Are you a pet owner?
If you’re a pet owner, you know that the costs add up over time. There’s food, toys, equipment, wellness veterinary visits and, sometimes, illness and emergencies.
The costs that add up are a concern, but also is the fact that you may have a hard time knowing what things cost. This is the topic we address in the June 2015 issue of Trends Magazine, published by the American Animal Hospital Association. It’s addressed to veterinarians who need to know how important cost transparency is to owner. If you are an owner, you will identify with the same concerns.
The article is entitled, “Show Them the Money.” In it we answer four questions:
Do you know the cost of the pet ownership, including the long-term cost of pet care?
What mechanisms are available to give pet owners a better understanding of costs?
How does price-shopping impact costs and price transparency?
Is there a way for pet owners to plan for long-term costs?
In this post, we address the first question – cost of pet ownership. Watch for future posts, when we will get to questions 2, 3 and 4.
What Does It Cost?
“You can get a pet for free at the animal shelter,” said one pet owner. “In fact, they will pay for the neutering and initial vaccinations.” So, begins the myth that the care of pets does not cost much.
But you know that is not true. To help pet owners anticipate costs, the American Society for the Prevention of Cruelty to Animals has published estimated first-year pet care costs, including food, litter, license, toys, equipment, and training, with totals ranging from $1035 to $1843.
What about long-term costs? Chuck Marsh of San Diego, admittedly not going to the clinic “for every little thing,” estimates the cost of his dog to be an average of $1000 a year. Rebecca Rose, founder of CATALYST Veterinary Practice Consultants, has worked in the profession for many years and appreciates what it takes to maintain optimum health of a pet. When she recently acquired a four-month old puppy, she estimated that it would cost her $20K-25K over the dog’s life. She would agree that few people understand that, but she is able to project the cost. She said that she plans to choose a veterinary clinic with a Wellness Plan, giving her a fixed monthly cost, which she can budget. Then she’ll add insurance for emergencies, at a known annual cost.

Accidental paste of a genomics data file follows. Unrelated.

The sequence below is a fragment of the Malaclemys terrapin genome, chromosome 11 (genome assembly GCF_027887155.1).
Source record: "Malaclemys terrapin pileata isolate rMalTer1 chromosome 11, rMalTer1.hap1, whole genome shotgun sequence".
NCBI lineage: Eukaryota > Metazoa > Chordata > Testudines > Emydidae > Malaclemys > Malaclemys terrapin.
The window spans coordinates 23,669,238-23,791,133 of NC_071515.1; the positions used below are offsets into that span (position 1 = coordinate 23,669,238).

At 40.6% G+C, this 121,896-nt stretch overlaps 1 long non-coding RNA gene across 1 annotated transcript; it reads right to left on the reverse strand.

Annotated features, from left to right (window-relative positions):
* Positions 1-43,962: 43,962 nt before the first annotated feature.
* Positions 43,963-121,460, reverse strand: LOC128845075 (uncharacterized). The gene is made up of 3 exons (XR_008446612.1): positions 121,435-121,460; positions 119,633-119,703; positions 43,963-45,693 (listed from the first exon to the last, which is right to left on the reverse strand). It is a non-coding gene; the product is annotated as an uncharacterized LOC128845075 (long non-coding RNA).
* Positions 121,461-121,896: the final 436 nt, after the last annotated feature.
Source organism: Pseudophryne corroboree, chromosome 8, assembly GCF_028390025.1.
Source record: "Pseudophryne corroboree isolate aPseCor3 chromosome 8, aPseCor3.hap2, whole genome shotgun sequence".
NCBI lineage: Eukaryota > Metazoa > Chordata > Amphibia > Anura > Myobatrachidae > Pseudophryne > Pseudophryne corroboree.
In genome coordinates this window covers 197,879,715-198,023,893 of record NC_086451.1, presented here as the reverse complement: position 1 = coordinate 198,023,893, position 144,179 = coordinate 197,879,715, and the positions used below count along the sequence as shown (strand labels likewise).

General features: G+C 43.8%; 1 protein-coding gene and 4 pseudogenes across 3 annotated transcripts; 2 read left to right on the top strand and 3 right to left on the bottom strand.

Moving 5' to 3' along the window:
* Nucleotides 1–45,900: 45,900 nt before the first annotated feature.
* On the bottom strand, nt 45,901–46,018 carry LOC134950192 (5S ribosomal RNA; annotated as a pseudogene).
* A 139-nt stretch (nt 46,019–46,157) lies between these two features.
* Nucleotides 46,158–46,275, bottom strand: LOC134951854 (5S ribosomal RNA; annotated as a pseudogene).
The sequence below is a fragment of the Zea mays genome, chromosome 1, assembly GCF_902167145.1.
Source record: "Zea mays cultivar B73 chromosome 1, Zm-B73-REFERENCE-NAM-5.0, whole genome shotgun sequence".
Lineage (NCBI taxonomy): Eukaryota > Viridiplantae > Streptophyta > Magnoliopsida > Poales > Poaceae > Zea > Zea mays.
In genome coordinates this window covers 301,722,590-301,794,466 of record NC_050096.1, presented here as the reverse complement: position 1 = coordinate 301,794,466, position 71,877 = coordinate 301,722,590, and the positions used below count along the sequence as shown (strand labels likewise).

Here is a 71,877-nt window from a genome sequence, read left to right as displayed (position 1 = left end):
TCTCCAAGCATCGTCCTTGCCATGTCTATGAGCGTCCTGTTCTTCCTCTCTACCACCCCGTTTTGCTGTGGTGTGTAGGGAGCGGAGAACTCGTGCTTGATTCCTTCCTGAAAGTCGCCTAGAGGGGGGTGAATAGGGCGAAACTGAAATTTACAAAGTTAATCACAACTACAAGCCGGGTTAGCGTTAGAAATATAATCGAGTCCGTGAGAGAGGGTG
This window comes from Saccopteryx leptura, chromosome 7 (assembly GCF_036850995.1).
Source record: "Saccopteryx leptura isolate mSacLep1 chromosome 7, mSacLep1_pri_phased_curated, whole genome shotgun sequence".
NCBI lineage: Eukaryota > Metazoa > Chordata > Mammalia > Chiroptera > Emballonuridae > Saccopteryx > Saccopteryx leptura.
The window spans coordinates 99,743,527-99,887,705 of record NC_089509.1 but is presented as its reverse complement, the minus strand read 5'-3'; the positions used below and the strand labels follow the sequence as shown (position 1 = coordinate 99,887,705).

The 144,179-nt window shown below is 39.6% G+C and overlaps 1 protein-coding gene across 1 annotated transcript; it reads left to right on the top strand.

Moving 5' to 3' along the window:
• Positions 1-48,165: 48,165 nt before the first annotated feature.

Veterinary healthcare costs, like all healthcare costs, have risen.
Over the last fifteen years, technology and specialties have expanded, providing the opportunity for advanced diagnostics and care. Sophisticated equipment is available to general practitioners to help them, including ultrasound, surgical lasers, digital x-ray, dental x-ray machines, flexible endoscopy, and anesthetic monitoring equipment.
According to Consumer Reports, dogs with potentially fatal cardiac problems can get a $3000 pacemaker. Cats suffering renal failure can have an $8000 kidney transplant.
Pet owners do not know about the costly investment of equipment purchased by their veterinarian, and, furthermore, they like to assume that they will never need such expensive services. This makes it hard for them to appreciate what pet care costs.
Medical solutions are not like cookbook recipes.
Unlike a recipe in a cookbook, medical care must be tailored to each patient and cannot be outlined without an exam. This means that the cost of the veterinary service cannot be known until there is a diagnosis.
In our next post, we will discuss what mechanisms are available to veterinarians to give pet owners a better understanding of costs.
For an expanded discussion and review of the entire topic, read our article in the June issue of Trends Magazine.
That will do it for today.
Carolyn and John
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